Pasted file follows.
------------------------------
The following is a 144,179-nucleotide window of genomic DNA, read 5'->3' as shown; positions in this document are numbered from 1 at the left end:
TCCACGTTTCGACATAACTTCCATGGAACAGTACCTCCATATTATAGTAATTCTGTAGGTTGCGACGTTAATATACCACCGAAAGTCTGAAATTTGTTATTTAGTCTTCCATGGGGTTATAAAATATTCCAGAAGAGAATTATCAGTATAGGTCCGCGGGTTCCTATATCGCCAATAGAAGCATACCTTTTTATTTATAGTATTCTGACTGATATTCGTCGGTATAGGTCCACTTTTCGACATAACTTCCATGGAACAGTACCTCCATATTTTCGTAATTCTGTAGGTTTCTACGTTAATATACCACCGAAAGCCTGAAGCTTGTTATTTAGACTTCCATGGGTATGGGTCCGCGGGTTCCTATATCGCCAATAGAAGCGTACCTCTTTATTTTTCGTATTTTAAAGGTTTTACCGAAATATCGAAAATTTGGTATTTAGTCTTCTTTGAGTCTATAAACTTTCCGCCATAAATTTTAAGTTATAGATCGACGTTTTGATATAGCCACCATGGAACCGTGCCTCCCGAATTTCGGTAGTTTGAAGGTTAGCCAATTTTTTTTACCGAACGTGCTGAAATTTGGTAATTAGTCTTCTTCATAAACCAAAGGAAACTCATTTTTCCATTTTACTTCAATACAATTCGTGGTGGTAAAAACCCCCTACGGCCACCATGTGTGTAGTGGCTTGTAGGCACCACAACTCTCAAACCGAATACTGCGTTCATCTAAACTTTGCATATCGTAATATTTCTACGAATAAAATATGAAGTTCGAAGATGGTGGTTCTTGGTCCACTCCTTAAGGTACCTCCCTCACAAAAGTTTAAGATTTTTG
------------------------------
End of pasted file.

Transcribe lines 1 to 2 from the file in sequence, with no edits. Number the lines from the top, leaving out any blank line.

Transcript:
The following is a 144,179-nucleotide window of genomic DNA, read 5'->3' as shown; positions in this document are numbered from 1 at the left end:
TCCACGTTTCGACATAACTTCCATGGAACAGTACCTCCATATTATAGTAATTCTGTAGGTTGCGACGTTAATATACCACCGAAAGTCTGAAATTTGTTATTTAGTCTTCCATGGGGTTATAAAATATTCCAGAAGAGAATTATCAGTATAGGTCCGCGGGTTCCTATATCGCCAATAGAAGCATACCTTTTTATTTATAGTATTCTGACTGATATTCGTCGGTATAGGTCCACTTTTCGACATAACTTCCATGGAACAGTACCTCCATATTTTCGTAATTCTGTAGGTTTCTACGTTAATATACCACCGAAAGCCTGAAGCTTGTTATTTAGACTTCCATGGGTATGGGTCCGCGGGTTCCTATATCGCCAATAGAAGCGTACCTCTTTATTTTTCGTATTTTAAAGGTTTTACCGAAATATCGAAAATTTGGTATTTAGTCTTCTTTGAGTCTATAAACTTTCCGCCATAAATTTTAAGTTATAGATCGACGTTTTGATATAGCCACCATGGAACCGTGCCTCCCGAATTTCGGTAGTTTGAAGGTTAGCCAATTTTTTTTACCGAACGTGCTGAAATTTGGTAATTAGTCTTCTTCATAAACCAAAGGAAACTCATTTTTCCATTTTACTTCAATACAATTCGTGGTGGTAAAAACCCCCTACGGCCACCATGTGTGTAGTGGCTTGTAGGCACCACAACTCTCAAACCGAATACTGCGTTCATCTAAACTTTGCATATCGTAATATTTCTACGAATAAAATATGAAGTTCGAAGATGGTGGTTCTTGGTCCACTCCTTAAGGTACCTCCCTCACAAAAGTTTAAGATTTTTG